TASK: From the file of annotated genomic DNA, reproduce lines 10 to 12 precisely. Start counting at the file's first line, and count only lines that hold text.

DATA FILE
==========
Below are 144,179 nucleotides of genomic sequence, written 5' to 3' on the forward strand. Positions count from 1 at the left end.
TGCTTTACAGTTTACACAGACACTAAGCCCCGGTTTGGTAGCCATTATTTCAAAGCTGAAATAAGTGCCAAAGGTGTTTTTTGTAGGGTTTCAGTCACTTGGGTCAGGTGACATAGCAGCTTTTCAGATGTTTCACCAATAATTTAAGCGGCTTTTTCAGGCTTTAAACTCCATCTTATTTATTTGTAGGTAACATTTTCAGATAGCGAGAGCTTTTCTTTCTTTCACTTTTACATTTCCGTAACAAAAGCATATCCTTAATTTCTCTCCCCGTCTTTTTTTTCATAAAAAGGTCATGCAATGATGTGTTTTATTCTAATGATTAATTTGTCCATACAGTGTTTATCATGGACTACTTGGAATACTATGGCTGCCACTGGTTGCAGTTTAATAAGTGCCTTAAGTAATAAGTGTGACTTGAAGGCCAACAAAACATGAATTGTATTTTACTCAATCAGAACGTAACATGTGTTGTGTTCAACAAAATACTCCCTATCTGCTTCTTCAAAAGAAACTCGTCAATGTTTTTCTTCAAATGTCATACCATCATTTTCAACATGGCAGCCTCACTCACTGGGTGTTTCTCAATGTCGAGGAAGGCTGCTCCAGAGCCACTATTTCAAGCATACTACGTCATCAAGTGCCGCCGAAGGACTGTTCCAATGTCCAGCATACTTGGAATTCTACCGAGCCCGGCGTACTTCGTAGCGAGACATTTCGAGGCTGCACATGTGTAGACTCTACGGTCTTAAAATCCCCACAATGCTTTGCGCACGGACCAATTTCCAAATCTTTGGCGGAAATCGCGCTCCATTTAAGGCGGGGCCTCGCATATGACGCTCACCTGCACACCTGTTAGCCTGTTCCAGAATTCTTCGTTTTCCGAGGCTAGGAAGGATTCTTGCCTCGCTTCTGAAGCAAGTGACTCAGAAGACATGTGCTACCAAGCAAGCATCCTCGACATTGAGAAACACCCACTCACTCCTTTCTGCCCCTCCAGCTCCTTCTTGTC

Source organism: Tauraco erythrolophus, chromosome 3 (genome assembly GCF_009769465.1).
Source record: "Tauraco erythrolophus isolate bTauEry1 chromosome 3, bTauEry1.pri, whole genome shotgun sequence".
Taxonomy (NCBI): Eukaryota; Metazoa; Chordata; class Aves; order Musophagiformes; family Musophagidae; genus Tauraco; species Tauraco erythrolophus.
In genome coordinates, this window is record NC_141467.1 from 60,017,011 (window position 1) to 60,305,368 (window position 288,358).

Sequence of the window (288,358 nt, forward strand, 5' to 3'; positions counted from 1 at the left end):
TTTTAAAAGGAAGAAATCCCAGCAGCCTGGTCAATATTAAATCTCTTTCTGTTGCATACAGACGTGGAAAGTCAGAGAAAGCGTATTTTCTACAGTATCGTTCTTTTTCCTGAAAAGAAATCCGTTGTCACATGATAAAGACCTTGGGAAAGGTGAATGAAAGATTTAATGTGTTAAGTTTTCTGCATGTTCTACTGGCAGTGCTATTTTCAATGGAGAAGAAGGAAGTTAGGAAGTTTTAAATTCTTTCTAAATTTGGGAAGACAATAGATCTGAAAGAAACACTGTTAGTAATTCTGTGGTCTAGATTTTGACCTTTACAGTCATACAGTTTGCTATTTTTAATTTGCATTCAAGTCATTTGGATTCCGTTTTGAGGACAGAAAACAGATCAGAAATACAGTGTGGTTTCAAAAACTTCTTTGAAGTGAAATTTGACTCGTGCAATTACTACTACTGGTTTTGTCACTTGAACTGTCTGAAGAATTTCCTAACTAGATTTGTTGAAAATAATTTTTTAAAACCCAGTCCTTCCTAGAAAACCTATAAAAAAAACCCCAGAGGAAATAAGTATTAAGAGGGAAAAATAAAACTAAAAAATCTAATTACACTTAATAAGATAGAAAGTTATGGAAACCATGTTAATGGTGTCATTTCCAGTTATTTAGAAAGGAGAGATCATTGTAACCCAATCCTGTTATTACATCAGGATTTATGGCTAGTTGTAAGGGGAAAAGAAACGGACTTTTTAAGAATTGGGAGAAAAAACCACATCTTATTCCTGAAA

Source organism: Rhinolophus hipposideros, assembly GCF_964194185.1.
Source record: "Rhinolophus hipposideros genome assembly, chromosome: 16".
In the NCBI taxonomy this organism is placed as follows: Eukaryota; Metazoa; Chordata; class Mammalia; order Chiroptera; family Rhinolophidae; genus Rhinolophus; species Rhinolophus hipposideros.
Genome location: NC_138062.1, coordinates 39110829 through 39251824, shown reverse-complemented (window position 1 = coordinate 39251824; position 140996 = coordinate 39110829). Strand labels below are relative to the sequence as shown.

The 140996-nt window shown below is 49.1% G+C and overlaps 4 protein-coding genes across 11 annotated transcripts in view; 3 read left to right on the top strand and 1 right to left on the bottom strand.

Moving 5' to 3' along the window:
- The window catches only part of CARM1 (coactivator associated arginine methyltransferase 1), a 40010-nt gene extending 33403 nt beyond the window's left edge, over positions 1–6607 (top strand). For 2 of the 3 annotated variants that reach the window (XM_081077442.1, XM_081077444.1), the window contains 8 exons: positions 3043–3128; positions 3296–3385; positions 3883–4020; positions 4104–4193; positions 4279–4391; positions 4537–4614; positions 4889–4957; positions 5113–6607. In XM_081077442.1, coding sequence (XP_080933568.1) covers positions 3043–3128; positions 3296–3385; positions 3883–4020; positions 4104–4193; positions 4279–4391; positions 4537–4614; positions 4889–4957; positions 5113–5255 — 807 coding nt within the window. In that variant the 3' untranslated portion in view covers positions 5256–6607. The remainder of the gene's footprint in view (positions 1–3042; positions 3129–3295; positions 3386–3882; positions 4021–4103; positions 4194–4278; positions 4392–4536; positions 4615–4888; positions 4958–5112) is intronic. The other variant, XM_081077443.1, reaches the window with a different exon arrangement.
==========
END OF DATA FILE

Source record: "Rhinolophus hipposideros genome assembly, chromosome: 16".
In the NCBI taxonomy this organism is placed as follows: Eukaryota; Metazoa; Chordata; class Mammalia; order Chiroptera; family Rhinolophidae; genus Rhinolophus; species Rhinolophus hipposideros.
Genome location: NC_138062.1, coordinates 39110829 through 39251824, shown reverse-complemented (window position 1 = coordinate 39251824; position 140996 = coordinate 39110829). Strand labels below are relative to the sequence as shown.